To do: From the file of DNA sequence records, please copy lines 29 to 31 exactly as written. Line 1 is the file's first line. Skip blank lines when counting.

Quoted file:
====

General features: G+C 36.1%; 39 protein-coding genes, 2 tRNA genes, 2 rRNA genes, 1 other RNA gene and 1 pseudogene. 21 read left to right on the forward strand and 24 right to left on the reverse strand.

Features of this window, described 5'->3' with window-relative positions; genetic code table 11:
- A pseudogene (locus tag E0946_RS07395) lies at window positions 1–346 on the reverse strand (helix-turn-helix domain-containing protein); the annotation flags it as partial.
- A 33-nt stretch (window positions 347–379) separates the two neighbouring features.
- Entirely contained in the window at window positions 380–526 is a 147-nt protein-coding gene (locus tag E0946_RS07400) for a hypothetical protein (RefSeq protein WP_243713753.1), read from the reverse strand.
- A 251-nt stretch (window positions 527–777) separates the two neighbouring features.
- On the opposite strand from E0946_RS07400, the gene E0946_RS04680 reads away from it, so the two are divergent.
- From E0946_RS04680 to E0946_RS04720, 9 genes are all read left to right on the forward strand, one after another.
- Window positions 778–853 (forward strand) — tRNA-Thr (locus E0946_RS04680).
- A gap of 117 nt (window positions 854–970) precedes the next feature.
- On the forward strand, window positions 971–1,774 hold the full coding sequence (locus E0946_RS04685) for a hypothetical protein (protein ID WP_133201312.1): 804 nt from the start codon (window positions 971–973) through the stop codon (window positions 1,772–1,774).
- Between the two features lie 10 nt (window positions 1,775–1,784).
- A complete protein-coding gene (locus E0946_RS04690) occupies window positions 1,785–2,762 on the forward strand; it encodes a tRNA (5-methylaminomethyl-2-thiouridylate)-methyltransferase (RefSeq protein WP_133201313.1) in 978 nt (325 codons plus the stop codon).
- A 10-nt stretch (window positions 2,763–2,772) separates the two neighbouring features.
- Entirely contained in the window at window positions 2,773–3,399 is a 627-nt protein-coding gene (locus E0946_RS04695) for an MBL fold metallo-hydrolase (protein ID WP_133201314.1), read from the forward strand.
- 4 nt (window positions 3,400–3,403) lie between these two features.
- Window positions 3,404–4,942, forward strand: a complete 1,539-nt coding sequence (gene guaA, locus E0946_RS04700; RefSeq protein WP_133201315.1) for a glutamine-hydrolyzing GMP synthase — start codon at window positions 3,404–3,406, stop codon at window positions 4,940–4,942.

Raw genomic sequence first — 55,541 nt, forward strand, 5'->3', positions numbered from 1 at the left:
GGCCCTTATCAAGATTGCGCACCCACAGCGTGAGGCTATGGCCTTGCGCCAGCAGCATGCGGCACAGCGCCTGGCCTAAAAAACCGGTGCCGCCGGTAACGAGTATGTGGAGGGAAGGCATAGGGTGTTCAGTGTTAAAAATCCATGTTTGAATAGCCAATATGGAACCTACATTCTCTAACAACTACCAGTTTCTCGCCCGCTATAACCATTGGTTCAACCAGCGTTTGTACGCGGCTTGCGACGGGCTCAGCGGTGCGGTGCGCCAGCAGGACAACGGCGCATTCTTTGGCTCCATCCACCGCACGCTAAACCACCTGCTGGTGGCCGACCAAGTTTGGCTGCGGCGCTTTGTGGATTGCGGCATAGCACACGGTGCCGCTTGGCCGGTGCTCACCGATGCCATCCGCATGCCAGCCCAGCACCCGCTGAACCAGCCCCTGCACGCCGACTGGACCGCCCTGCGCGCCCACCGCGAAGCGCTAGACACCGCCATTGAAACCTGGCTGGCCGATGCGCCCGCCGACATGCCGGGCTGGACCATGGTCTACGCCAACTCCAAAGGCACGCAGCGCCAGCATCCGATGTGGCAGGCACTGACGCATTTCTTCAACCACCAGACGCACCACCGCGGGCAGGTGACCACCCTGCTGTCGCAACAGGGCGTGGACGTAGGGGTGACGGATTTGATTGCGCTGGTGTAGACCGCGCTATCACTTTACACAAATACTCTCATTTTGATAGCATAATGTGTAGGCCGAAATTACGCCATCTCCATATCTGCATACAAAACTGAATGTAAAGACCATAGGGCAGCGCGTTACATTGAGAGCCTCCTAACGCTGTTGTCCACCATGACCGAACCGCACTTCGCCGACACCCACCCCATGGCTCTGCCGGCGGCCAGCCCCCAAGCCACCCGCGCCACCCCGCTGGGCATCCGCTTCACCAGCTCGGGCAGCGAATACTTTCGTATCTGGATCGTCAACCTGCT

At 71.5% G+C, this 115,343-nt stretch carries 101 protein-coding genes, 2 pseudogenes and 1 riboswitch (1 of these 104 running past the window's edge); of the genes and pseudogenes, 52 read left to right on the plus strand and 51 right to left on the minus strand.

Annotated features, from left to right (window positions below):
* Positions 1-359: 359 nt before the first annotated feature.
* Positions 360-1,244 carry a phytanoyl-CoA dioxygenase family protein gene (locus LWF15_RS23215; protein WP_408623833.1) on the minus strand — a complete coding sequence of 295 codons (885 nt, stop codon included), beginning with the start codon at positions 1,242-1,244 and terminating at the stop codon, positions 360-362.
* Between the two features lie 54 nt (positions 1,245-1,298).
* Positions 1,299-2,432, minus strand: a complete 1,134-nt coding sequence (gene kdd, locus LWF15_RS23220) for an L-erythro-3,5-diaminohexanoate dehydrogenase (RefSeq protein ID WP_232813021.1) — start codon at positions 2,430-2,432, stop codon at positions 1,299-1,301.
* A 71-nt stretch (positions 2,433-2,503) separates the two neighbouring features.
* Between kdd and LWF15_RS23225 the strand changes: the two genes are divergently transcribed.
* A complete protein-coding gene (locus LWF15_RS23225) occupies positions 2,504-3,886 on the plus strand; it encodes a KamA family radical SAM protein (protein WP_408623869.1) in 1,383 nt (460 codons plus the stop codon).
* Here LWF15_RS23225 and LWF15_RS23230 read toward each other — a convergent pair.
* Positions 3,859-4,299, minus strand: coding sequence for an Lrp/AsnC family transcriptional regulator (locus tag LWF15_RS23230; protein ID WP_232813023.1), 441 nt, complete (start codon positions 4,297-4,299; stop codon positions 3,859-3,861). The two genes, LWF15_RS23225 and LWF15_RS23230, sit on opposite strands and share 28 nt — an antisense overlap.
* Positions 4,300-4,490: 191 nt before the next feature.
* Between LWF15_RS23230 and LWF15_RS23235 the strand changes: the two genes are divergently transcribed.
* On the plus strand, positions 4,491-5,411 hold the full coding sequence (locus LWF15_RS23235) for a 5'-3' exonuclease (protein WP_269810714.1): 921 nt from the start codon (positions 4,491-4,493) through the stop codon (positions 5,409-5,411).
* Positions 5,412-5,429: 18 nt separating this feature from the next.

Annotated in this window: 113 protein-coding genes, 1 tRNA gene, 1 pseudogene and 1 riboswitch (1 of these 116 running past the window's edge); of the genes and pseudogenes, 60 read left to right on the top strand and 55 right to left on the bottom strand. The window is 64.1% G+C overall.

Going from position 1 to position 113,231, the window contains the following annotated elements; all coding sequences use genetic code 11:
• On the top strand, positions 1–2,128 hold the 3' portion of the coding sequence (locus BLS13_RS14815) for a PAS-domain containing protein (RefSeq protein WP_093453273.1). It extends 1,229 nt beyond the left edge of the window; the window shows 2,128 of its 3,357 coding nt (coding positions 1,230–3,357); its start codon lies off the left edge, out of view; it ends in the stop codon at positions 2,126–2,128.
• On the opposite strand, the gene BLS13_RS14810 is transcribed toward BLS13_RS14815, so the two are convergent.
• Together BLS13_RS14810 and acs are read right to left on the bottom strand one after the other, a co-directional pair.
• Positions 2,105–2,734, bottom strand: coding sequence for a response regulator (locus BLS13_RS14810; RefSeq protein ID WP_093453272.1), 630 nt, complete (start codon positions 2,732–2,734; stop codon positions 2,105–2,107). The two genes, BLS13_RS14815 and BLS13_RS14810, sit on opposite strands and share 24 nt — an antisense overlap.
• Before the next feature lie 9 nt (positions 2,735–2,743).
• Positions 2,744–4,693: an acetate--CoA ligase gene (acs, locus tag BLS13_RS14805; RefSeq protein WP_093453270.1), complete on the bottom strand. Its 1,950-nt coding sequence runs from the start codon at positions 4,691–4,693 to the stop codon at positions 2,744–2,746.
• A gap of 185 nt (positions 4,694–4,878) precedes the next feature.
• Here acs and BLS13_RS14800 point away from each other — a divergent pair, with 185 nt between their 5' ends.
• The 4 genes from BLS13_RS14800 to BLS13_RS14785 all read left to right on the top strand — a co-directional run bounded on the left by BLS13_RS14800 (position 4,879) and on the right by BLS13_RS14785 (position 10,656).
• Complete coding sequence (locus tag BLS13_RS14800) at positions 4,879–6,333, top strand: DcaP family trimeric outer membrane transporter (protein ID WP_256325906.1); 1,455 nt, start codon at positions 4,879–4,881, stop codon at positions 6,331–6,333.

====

* Here LWF15_RS23225 and LWF15_RS23230 read toward each other — a convergent pair.
* Positions 3,859-4,299, minus strand: coding sequence for an Lrp/AsnC family transcriptional regulator (locus tag LWF15_RS23230; protein ID WP_232813023.1), 441 nt, complete (start codon positions 4,297-4,299; stop codon positions 3,859-3,861). The two genes, LWF15_RS23225 and LWF15_RS23230, sit on opposite strands and share 28 nt — an antisense overlap.
* Positions 4,300-4,490: 191 nt before the next feature.